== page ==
• October 9, 2021
  • Geoff Cashion

The majority of vasectomies performed are in older men, typically those over the age of 35. Although you are legally able to get a vasectomy once you turn 18, many doctors are hesitant to perform the procedure on most men aged under 30 years old. 

What does this mean for you? Are you too young for a vasectomy? In this blog post, we are looking to explore the idea of when the right time is for you to consider having a vasectomy.

What Is A Vasectomy?

A vasectomy is the most efficient form of birth control – over 99% effective – having higher success rates than conventional birth control methods. A vasectomy is a minimally invasive procedure involving the cutting and ligating (sealing or tying) of your sperm duct – the tube that carries sperm from your testes to the tip of your penis.

Most vasectomies are carried out under a local anaesthetic, meaning that the procedure can be carried out in the comfort of your doctor’s clinic and you can go home the same day. There is very little to no pain felt during the procedure.

And what does it mean in the future? In short, you will still be able to ejaculate. However, there will be no sperm contained in your semen. This means that you will be able to feel all the pleasurable sensations of ejaculations without fertilizing a woman’s egg during sexual intercourse.

How Old Do You Have To Be For A Vasectomy?

Whilst having a vasectomy at the age of 18 is completely legal, there are many physicians, including Dr. Cashion, who feels it is best not to perform this minimally invasive procedure on anyone under the age of 25 if they do not already have children. Although, if you have had children, over 18 is the legal requirement.

This is mainly due to the fact that it is common for young men to change their minds and evolve an interest in starting a family, especially during a relationship change.  Vasectomy reversals are not a sure thing, their success rates are lower, and it is best for someone to approach having a vasectomy as if this was a permanent procedure.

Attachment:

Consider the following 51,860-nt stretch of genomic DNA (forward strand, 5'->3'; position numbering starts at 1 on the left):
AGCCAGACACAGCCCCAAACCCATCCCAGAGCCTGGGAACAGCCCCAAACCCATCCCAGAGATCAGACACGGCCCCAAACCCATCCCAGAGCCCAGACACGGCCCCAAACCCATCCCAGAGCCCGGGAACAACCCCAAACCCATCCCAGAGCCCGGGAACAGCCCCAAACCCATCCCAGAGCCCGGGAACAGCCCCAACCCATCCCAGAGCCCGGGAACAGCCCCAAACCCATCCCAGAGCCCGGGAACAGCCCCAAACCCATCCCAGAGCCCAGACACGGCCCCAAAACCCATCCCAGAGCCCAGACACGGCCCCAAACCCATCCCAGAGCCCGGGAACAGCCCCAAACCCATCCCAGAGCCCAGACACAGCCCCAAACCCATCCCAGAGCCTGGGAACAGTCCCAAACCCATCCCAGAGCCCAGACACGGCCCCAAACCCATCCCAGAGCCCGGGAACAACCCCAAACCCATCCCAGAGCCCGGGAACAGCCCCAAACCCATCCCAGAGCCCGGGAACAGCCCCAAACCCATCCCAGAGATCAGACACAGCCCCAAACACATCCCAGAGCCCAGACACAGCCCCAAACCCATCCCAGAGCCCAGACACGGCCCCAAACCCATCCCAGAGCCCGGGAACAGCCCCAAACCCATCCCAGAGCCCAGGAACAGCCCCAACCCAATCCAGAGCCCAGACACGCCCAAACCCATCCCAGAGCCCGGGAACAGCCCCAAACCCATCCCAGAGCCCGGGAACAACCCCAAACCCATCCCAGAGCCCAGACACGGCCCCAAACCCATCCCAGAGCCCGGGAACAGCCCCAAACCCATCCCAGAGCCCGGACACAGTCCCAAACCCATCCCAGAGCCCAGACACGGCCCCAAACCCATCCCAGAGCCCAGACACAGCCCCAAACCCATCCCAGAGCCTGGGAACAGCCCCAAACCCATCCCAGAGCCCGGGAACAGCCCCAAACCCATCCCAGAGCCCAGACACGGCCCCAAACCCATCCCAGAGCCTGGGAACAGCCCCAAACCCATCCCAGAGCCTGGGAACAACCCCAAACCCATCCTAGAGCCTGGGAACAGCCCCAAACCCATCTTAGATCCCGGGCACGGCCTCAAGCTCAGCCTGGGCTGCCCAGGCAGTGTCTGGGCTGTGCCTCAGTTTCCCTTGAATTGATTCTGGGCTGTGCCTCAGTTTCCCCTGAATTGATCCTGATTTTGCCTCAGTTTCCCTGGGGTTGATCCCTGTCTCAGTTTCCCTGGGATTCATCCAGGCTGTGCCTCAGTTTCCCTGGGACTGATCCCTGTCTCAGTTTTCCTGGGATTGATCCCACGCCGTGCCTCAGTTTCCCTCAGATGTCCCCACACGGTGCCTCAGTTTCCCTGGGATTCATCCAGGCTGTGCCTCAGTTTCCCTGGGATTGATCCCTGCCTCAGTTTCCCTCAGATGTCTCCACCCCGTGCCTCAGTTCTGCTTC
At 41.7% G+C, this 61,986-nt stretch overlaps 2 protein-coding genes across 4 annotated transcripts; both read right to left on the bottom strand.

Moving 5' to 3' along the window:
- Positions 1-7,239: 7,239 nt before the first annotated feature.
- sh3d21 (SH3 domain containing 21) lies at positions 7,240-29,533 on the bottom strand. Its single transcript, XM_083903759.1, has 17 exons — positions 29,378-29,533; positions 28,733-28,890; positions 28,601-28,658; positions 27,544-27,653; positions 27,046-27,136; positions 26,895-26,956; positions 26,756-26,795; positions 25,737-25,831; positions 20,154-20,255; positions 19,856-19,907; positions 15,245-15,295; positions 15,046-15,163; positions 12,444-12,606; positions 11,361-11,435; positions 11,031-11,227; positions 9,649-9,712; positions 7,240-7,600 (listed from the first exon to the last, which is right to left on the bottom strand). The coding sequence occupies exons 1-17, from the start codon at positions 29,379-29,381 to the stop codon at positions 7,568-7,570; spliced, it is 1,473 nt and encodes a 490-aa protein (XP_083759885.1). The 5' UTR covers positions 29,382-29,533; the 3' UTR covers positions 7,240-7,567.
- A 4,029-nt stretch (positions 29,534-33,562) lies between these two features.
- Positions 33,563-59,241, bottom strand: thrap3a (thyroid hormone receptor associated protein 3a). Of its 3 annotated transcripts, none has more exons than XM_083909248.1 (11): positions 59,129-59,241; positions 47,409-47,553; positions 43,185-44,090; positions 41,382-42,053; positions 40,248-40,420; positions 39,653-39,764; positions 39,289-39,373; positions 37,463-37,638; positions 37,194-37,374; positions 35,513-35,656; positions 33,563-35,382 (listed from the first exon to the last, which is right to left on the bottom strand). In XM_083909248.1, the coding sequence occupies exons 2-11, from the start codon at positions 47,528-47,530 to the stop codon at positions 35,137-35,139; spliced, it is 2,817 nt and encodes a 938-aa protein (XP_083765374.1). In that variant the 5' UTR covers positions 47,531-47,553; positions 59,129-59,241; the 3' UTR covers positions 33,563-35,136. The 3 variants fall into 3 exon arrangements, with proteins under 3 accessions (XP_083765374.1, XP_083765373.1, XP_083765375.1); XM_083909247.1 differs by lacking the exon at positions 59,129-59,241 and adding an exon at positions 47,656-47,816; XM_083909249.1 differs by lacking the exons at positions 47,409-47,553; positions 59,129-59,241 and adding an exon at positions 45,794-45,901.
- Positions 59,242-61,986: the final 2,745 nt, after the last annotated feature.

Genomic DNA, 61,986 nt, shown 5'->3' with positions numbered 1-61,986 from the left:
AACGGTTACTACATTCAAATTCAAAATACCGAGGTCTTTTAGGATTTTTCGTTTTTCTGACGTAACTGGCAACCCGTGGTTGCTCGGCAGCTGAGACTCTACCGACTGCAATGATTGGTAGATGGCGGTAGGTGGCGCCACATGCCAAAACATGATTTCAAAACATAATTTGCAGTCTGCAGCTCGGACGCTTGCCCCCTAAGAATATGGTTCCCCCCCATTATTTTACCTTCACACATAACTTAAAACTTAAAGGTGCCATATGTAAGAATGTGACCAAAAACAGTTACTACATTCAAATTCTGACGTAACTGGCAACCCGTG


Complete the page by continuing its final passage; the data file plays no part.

Vasectomy for Under 18 Years Old

Whilst 18 years old is the age of consent and the legal age to undergo a vasectomy, very few men of this age understand the true nature of a vasectomy. A vasectomy is a permanent form of sterility. Therefore, if you decide to have children later on in life, you won’t be able to.

There are limited documented cases of successful vasectomies performed in men aged younger than 18 years old, and in most cases any vasectomy performed on a man aged under 18 years old is illegal.

Vasectomy For 18-25 Years Old

Many 18-year-olds who opt for vasectomy are led under the false impression that vasectomy reversals are readily available. This is not the case. Many urological specialists and studies have shown that vasectomy reversals are only successful in 60% of cases, and they are very expensive.

Many doctors will still refuse patients aged 18-25 if:

  • They believe the patient is not within a stable mental capacity to make a well-informed decision
  • After an assessment, they believe that the individual may come to regret their decision
  • The patient suffers from underlying health conditions

Vasectomies from the age of 18 are completely legal. However, a doctor can refuse to perform your procedure based on their assessment. Many doctors will often give patients a few days to read up on the information surrounding vasectomies before finalizing their decision.

Dr. Cashion is one of the most successful vasectomies in Australia. He has provided his services to thousands of satisfied clients each year, including those under 25, if they have already had children.

Vasectomy At 25 And Older

At 25 years old, the majority of individuals looking for a vasectomy have either already started a family, or are committed to a long-term relationship in which a vasectomy seems to be the most appropriate choice of birth control to prevent any unwanted pregnancies, for personal or medical reasons.

Most doctors will agree that those at the age of 25 are able to make a more well-informed decision. However, 25 is still a relatively young age, so the majority of doctors will still give their patients a variety of vasectomy alternatives to consider.

Vasectomies are most common in individuals over the age of 25. Studies have shown that the average age of a vasectomy is 37, which closely resembles the figure of 35 years old given by the American Journal of Men’s Health. Additionally, vasectomies were most commonly performed on individuals who have between 1-3 children.

How Old Is Too Old?

Vasectomies do not discriminate. There is no upper age limit for an individual to opt for a vasectomy given that they are in good physical and mental health. However, as with all procedures, there are more common complications of a vasectomy associated with older age such as:

  • Risk of infections
  • Risk of bleeding (especially if the individual is currently taking blood-thinning medications)
  • Granuloma (sperm may leak out of the sperm ducts that are cut during the vasectomy and form a small lump)